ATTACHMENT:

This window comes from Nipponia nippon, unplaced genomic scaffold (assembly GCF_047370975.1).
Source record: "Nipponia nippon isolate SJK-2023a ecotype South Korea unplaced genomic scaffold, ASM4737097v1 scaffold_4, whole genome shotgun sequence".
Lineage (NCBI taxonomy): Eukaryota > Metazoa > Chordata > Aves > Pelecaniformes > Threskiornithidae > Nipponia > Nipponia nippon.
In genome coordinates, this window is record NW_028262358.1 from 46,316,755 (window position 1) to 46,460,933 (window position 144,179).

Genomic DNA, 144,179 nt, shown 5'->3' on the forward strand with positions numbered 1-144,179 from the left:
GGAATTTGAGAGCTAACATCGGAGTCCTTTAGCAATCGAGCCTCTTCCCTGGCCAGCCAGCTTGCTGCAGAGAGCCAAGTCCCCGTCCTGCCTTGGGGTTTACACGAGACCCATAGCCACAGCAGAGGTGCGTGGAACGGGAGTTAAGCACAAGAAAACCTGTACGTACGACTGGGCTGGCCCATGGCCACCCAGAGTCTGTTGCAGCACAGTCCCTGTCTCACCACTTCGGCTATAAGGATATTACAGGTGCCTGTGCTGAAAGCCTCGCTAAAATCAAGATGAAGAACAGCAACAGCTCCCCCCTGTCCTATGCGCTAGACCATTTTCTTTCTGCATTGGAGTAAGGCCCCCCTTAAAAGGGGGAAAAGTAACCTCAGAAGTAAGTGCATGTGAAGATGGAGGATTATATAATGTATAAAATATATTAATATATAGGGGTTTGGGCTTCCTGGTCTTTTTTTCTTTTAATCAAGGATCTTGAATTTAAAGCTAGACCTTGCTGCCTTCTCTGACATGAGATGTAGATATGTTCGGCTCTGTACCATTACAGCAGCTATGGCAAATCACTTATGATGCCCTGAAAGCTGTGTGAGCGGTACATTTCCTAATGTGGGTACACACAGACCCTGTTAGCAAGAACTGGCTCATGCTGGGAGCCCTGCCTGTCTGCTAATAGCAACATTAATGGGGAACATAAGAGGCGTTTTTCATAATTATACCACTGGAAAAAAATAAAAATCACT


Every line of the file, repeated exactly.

This window comes from Nipponia nippon, unplaced genomic scaffold (assembly GCF_047370975.1).
Source record: "Nipponia nippon isolate SJK-2023a ecotype South Korea unplaced genomic scaffold, ASM4737097v1 scaffold_4, whole genome shotgun sequence".
Lineage (NCBI taxonomy): Eukaryota > Metazoa > Chordata > Aves > Pelecaniformes > Threskiornithidae > Nipponia > Nipponia nippon.
In genome coordinates, this window is record NW_028262358.1 from 46,316,755 (window position 1) to 46,460,933 (window position 144,179).

Genomic DNA, 144,179 nt, shown 5'->3' on the forward strand with positions numbered 1-144,179 from the left:
GGAATTTGAGAGCTAACATCGGAGTCCTTTAGCAATCGAGCCTCTTCCCTGGCCAGCCAGCTTGCTGCAGAGAGCCAAGTCCCCGTCCTGCCTTGGGGTTTACACGAGACCCATAGCCACAGCAGAGGTGCGTGGAACGGGAGTTAAGCACAAGAAAACCTGTACGTACGACTGGGCTGGCCCATGGCCACCCAGAGTCTGTTGCAGCACAGTCCCTGTCTCACCACTTCGGCTATAAGGATATTACAGGTGCCTGTGCTGAAAGCCTCGCTAAAATCAAGATGAAGAACAGCAACAGCTCCCCCCTGTCCTATGCGCTAGACCATTTTCTTTCTGCATTGGAGTAAGGCCCCCCTTAAAAGGGGGAAAAGTAACCTCAGAAGTAAGTGCATGTGAAGATGGAGGATTATATAATGTATAAAATATATTAATATATAGGGGTTTGGGCTTCCTGGTCTTTTTTTCTTTTAATCAAGGATCTTGAATTTAAAGCTAGACCTTGCTGCCTTCTCTGACATGAGATGTAGATATGTTCGGCTCTGTACCATTACAGCAGCTATGGCAAATCACTTATGATGCCCTGAAAGCTGTGTGAGCGGTACATTTCCTAATGTGGGTACACACAGACCCTGTTAGCAAGAACTGGCTCATGCTGGGAGCCCTGCCTGTCTGCTAATAGCAACATTAATGGGGAACATAAGAGGCGTTTTTCATAATTATACCACTGGAAAAAAATAAAAATCACT